It’s fitting that an event in support of Julian Assange took place on the fiftieth anniversary of the publication of the Pentagon Papers. The court cases surrounding the publication of the Pentagon Papers once laid bare the lengths the government will go to prevent the public from knowing the full extent of the American national security state and war machine. Now, the fate of press freedom is once again at a crossroads. The Department of Justice’s prosecution of Julian Assange is an attack on the key premise of democracy: that the public has a right to know.
On June 13, 2021, Defending Rights and Dissent’s Policy Director Chip Gibbons joined former presidential primary candidate Marianne Williamson, Intercept D.C. Bureau Chief Ryan Grimm, and members of Julian Assange’s family on a panel in support of Assange.
Assange’s father John Shipton and brother Gabriel Shipton plead for Assange to be released from prison, where he is currently being held as the US appeals a UK judge’s denial of an extradition request for the Australian publisher. Assange remains in legal purgatory while American requests for extradition move through U.K. courts. Assange faces charges under the Espionage Act. The decision to prosecute a journalist under a law designed for spies represents an unsavory escalation of the war on whistleblowers from journalists’ sources to the journalists themselves.
At Sunday’s event, Chip Gibbons highlighted the continuity between today’s prosecution of Assange, the attempted prosecution of Daniel Ellsberg, and World War I-era cases quashing anti-war dissent: “The use of the Espionage Act is completely related to the U.S. war machine, the national security state, and our role as an empire…There is a bright throughline between putting Eugene Debs in jail for saying ‘if war be right, let the people declare it’…and going after someone like Julian Assange who believes if lies can start wars, then peace can be started by truth.”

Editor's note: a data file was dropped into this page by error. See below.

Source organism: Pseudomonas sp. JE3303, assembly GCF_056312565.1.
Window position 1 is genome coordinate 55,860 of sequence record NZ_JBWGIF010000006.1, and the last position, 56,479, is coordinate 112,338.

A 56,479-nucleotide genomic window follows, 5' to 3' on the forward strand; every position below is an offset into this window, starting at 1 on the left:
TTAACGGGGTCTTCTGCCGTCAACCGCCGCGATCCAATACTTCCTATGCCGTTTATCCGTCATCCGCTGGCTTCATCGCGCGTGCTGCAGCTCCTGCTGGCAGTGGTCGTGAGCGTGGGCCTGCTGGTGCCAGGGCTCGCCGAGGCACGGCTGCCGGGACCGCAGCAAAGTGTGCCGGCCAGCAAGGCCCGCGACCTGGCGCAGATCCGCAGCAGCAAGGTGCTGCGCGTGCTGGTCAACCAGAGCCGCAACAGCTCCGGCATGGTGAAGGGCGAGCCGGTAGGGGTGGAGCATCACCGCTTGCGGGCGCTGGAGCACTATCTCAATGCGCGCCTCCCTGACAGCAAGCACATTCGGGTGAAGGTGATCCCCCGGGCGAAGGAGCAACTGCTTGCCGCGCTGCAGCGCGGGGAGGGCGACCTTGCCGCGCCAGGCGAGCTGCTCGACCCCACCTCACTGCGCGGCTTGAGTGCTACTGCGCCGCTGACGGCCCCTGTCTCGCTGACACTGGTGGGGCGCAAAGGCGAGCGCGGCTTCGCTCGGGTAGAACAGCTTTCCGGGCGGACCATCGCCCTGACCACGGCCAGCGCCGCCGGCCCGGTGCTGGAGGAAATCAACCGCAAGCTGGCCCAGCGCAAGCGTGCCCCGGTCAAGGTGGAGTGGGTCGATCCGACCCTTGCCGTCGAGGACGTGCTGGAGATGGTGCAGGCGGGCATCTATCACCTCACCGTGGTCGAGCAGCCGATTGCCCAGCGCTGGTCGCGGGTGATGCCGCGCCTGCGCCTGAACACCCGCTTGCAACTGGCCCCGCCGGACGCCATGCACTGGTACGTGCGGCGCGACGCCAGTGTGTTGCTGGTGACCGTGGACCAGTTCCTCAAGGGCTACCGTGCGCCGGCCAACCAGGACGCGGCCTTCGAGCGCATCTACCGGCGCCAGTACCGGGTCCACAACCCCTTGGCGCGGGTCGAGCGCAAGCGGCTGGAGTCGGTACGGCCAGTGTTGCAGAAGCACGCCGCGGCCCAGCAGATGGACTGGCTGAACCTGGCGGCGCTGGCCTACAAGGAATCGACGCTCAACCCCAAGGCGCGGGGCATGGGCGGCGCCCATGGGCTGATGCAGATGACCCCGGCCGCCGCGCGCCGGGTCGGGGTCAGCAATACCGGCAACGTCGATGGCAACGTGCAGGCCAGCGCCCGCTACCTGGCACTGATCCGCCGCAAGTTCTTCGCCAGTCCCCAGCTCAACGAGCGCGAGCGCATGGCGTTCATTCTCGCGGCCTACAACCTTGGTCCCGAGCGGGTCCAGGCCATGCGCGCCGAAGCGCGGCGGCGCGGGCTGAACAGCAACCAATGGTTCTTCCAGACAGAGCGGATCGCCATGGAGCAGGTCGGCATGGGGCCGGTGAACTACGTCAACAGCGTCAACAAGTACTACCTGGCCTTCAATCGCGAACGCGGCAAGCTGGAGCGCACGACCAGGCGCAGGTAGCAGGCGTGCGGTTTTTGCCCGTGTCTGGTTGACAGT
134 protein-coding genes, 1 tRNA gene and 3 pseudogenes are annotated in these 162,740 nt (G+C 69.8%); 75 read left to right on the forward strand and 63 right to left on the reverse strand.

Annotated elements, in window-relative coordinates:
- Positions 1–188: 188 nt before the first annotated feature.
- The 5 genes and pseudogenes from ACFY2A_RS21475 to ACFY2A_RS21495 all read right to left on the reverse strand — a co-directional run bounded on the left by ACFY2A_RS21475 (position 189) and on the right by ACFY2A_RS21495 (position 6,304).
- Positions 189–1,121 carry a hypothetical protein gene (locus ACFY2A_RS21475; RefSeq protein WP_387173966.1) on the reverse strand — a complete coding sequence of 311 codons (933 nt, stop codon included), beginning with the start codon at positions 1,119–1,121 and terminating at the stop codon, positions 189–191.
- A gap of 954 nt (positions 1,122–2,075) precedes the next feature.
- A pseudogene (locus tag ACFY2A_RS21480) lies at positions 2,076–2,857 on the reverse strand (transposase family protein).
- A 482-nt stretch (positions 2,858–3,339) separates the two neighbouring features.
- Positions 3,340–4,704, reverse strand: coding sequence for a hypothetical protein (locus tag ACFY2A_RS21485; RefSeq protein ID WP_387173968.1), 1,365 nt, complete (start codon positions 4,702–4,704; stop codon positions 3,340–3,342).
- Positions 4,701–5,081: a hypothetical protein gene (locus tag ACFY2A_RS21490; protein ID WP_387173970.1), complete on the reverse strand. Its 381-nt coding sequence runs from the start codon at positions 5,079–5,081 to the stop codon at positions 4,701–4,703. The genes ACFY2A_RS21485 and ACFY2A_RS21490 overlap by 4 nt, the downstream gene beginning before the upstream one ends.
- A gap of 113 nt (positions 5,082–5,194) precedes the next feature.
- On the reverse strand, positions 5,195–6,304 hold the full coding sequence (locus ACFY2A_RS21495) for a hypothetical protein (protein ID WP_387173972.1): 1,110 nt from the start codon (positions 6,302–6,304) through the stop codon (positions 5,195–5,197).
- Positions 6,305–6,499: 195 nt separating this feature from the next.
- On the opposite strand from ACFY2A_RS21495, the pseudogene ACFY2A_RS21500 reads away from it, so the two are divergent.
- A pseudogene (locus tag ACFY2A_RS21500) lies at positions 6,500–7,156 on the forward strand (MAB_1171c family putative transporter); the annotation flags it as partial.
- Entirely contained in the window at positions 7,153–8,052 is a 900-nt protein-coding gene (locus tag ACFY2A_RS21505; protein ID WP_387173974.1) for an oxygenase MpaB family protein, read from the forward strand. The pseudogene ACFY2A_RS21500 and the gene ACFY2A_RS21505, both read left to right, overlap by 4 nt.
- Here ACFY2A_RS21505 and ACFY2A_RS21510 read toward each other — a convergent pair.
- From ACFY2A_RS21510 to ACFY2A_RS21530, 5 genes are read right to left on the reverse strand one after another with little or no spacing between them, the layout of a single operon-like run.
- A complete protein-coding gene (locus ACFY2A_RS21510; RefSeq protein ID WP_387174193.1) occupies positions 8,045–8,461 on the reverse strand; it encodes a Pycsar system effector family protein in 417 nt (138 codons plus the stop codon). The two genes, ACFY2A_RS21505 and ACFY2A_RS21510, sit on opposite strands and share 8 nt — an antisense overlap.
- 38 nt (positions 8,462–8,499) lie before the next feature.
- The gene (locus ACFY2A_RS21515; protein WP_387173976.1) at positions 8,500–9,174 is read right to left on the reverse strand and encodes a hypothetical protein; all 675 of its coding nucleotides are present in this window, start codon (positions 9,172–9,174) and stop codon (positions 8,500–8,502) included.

In recent years, the U.S. has increasingly wielded the Espionage Act as a cudgel against national security whistleblowers who worked with journalists to expose illegal surveillance, war crimes, and other abuses of power. Yet even as the Obama administration voraciously prosecuted whistleblowers, they knew that going after journalists reporting on whistleblowers’ disclosures would be a bridge too far. Obama’s DOJ concluded that if they prosecuted Assange, it would open the door to prosecuting the New York Times. Journalists have a mandate to bring truthful information to the public, especially when that information lays bare government lies. When the Trump administration decided to move forward with prosecution of Assange, the press community raised alarm bells.
At Sunday’s panel, Marianne Williamson laid bare the significance of the decision of Biden’s DOJ to move forward with prosecution. “The message is not just to Julian Assange,” she said.
“The message is to you, and me, and any journalist and any citizen who dares to ask ‘what [the government is] doing.”
Ryan Grimm made clear why Attorney General Merrick Garland’s promises to reporters mean little if Assange’s prosecution continues. “I’m hopeful that [the prosecution of Assange] creates such a strong contradiction that the weight of the hypocrisy, if it’s pushed enough by the press and by the public, could actually bring a bit of change,” Grimm commented.
Journalists are vital to democracy. Espionage Act cases against journalists and whistleblowers amount to the national security state taking potshots at democracy. James Madison understood that democracy relies on public access to information when he wrote freedom of the press into the Bill of Rights. He called the free press “the only effectual guardian of every other right.”
It’s long past time for the U.S. to stand by its promises. The U.S. needs to drop the charges against Assange immediately and end its war on the courageous whistleblowers, journalists, and activists who form the lifeblood of democracy.
Sign DRAD’s petition to AG Merrick Garland to drop the charges against Assange here.
Julian Assange’s family is touring U.S. cities advocating for his release throughout June. Details about the tour can be found at assangedefense.org.